Check it Out
Watzek Library is proud to announce the James J. Kopp First-year Research Awards. Two first-year students who submit research projects produced in the spring 2013 semester of E&D, which exemplify excellence in the discovery and use of library and scholarly resources, will win this award. We will also award an honorarium of $200 each to the winners.
Find out more about the award and apply right here.
For more information about getting help from our research experts, check out all the ways to contact a librarian for assistance right here.
- savory & sweet snacks and lots of caffeine
- coloring and games galore
- screening movies
- free 10 minute massages (sign up at 8 pm sharp-limited availability)
William Stafford (1914-1993) was one of the most prolific and important American poets of the last half of the twentieth century. Among his many awards, Stafford served as Consultant in Poetry to the Library of Congress, and received the National Book Award in 1963 for his poetry collection Traveling through the Dark. During his lifetime, Stafford wrote over sixty books of poetry that still resonate with a wide range of readers. Stafford's perspectives on peace, the environment, and education serve as some of the most articulate dialogues by a modern American writer.
James W. Pirie (1913-2002) was the author of Books for Junior College Libraries: A Selected List of Approximately 19,700 Titles (1969) and Typology of Institutions of Higher Education (1974). As the well-respected Director of Aubrey R. Watzek Library at Lewis & Clark College in Portland, Oregon, from 1966 to 1982, Pirie worked closely with his friend and colleague William Stafford to maintain an accurate bibliographic record of Staffords numerous publications. Following James Piries death in 2002, the Lewis & Clark College Special Collections staff expanded and updated Pirie's bibliography for this volume, the only comprehensive bibliography of William Stafford's writings.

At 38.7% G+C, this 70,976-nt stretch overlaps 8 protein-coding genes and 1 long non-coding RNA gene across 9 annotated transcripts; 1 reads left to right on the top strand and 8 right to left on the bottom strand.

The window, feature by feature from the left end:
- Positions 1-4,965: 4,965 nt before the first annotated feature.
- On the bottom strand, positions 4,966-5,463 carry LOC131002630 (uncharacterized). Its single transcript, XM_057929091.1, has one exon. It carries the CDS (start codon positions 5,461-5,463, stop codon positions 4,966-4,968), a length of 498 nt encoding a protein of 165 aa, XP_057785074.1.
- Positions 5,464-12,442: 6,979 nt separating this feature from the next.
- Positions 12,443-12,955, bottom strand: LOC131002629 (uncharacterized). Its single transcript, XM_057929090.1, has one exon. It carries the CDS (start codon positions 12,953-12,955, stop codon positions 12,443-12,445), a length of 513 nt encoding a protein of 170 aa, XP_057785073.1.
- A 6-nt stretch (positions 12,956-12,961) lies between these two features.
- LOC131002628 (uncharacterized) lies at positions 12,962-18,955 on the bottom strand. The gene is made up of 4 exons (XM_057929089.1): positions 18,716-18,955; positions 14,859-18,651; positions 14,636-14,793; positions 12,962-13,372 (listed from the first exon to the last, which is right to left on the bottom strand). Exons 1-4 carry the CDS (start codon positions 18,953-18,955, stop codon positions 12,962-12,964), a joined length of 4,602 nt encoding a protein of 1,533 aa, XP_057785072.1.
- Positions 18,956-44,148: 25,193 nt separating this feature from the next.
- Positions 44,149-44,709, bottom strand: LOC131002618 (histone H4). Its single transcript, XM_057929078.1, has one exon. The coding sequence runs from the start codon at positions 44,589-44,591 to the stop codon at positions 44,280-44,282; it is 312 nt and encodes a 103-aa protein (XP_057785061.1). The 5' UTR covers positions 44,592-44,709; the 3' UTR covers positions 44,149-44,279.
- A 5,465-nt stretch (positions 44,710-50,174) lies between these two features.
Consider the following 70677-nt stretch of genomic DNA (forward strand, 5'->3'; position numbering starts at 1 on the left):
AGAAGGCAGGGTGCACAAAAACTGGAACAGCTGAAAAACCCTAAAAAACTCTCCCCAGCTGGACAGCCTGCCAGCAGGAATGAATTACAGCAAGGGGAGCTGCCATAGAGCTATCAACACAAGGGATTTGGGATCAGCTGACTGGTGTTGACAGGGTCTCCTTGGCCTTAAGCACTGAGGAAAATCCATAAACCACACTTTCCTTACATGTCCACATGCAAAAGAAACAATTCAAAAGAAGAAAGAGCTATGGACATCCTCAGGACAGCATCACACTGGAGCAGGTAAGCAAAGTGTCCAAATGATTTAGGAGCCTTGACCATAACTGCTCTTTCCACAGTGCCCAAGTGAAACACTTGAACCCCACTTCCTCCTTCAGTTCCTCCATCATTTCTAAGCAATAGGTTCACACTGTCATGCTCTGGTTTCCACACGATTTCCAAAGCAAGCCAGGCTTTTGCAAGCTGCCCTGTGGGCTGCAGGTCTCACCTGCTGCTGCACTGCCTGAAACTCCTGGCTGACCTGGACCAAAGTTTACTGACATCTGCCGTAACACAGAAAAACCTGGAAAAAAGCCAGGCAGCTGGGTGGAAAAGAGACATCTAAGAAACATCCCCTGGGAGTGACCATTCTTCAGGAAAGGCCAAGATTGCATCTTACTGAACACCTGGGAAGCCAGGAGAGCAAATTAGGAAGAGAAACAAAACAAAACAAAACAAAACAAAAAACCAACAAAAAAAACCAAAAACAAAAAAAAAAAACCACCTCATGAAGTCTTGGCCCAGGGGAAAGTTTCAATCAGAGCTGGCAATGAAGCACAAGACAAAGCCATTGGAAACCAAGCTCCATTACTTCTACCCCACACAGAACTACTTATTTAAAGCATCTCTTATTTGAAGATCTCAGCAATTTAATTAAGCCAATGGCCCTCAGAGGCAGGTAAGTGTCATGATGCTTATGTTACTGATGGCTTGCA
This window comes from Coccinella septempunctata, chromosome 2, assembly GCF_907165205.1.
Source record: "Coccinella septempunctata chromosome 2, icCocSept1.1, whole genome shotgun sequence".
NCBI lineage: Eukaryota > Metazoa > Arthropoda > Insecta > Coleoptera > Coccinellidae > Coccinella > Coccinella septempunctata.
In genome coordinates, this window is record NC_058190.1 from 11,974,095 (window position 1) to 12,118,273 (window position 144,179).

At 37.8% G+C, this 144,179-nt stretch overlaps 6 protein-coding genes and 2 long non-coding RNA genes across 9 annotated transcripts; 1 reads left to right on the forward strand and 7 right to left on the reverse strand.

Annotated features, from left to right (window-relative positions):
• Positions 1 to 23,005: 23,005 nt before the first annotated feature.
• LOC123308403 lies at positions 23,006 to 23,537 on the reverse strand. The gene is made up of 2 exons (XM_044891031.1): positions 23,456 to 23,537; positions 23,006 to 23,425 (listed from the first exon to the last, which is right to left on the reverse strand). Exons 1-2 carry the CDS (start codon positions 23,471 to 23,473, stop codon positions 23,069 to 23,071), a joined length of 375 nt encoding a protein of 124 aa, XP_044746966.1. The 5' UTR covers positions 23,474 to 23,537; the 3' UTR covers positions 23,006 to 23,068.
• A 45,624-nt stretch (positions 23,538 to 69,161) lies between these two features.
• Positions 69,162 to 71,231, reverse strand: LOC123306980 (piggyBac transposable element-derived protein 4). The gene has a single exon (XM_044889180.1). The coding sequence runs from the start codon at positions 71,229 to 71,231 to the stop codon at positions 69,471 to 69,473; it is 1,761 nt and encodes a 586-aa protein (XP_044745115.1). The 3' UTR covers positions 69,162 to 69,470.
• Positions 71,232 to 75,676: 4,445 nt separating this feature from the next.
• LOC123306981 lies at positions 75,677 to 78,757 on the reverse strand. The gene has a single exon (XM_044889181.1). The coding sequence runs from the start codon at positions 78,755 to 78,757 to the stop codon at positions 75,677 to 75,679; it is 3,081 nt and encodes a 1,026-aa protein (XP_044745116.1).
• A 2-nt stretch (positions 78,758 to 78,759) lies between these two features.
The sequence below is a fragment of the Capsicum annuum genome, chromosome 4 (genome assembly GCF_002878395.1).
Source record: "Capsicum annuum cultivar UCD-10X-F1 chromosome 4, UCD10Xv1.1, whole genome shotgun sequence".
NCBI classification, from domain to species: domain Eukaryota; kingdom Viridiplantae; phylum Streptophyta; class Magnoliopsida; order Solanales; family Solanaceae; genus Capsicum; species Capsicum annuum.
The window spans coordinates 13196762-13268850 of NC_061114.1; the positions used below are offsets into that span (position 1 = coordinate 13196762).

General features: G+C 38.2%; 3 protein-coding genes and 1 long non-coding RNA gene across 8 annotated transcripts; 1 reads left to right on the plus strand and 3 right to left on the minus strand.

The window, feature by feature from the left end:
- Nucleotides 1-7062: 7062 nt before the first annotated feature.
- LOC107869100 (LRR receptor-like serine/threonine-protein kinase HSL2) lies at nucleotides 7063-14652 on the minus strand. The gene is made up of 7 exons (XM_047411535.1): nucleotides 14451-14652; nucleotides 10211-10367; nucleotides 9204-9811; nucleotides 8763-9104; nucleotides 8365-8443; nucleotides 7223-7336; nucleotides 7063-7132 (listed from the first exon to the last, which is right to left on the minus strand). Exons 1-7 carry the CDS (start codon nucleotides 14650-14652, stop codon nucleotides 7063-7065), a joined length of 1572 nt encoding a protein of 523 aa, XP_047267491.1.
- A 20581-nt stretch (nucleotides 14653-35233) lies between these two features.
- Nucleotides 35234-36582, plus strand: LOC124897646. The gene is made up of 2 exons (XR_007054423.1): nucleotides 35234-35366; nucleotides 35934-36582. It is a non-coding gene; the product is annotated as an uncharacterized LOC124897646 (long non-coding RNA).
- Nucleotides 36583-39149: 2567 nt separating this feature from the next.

John Buchan’s work provides an early example of the international espionage thriller from the pre-WW I era. The Thirty Nine Steps was adapted to film three times, perhaps most famously in 1935 by Alfred Hitchcock. The works of Graham Greene and Eric Ambler appeared during and after World War II and added a new realism to the genre with an anti-imperialist outlook. Works of John le Carré, Len Deighton, and Joseph Hone from the sixties through the eighties center around anti-hero protagonists in Cold War settings. Le Carré, who’s Tinker Tailor Soldier Spy has been dramatized as a mini-series and a recent feature film, develops narrative tension through intrigue within the bureaucracy of the ‘service’ as opposed to the glamorous international exploits of Ian Fleming’s James Bond. The Sandbaggers, an obscure, low-budget 1970s British television series about a under-resourced unit of the British SIS offers exceptionally taut plots and train crash endings set in the geopolitical hotspots of the time such as East Berlin, Cyprus, and Iran.
The full schedule of events for the Gender Studies Symposium, which runs March 13-15, can be viewed here.
Academic writing in most disciplines has changed drastically over the last century. Some changes may be for the better, others for the worse, but either way, these changes restructure our thinking, our writing, and our teaching. Why have thesis statements and “road maps” become a standard expectation in so many fields? Why do we emphasize clarity and efficiency more than beauty or profundity? Have we become more comprehensible to non-experts or less so? How did the scholarly essay turn into the research article, and at what price? When future ages look back on our work, what will they say?
To help answer these and related questions, the panelists have been asked to compare academic writing in their fields with that of earlier generations and explore the hidden cultural factors — social, political, and economic — that have influenced the way we work and teach.
- Lyell Asher, English Department, Lewis & Clark
- Jan Mieszkowski, German Department, Reed
- Liz Safran, Geological Science Department and Environmental Studies Program, Lewis & Clark
- Peter Steinberger, Political Science Department and former Dean of the College, Reed
- John Holzwarth, Director, Writing Center, Lewis & Clark
For more info about the full slate of events commemorating Black Heritage Month, visit the LC Multicultural Affairs web page.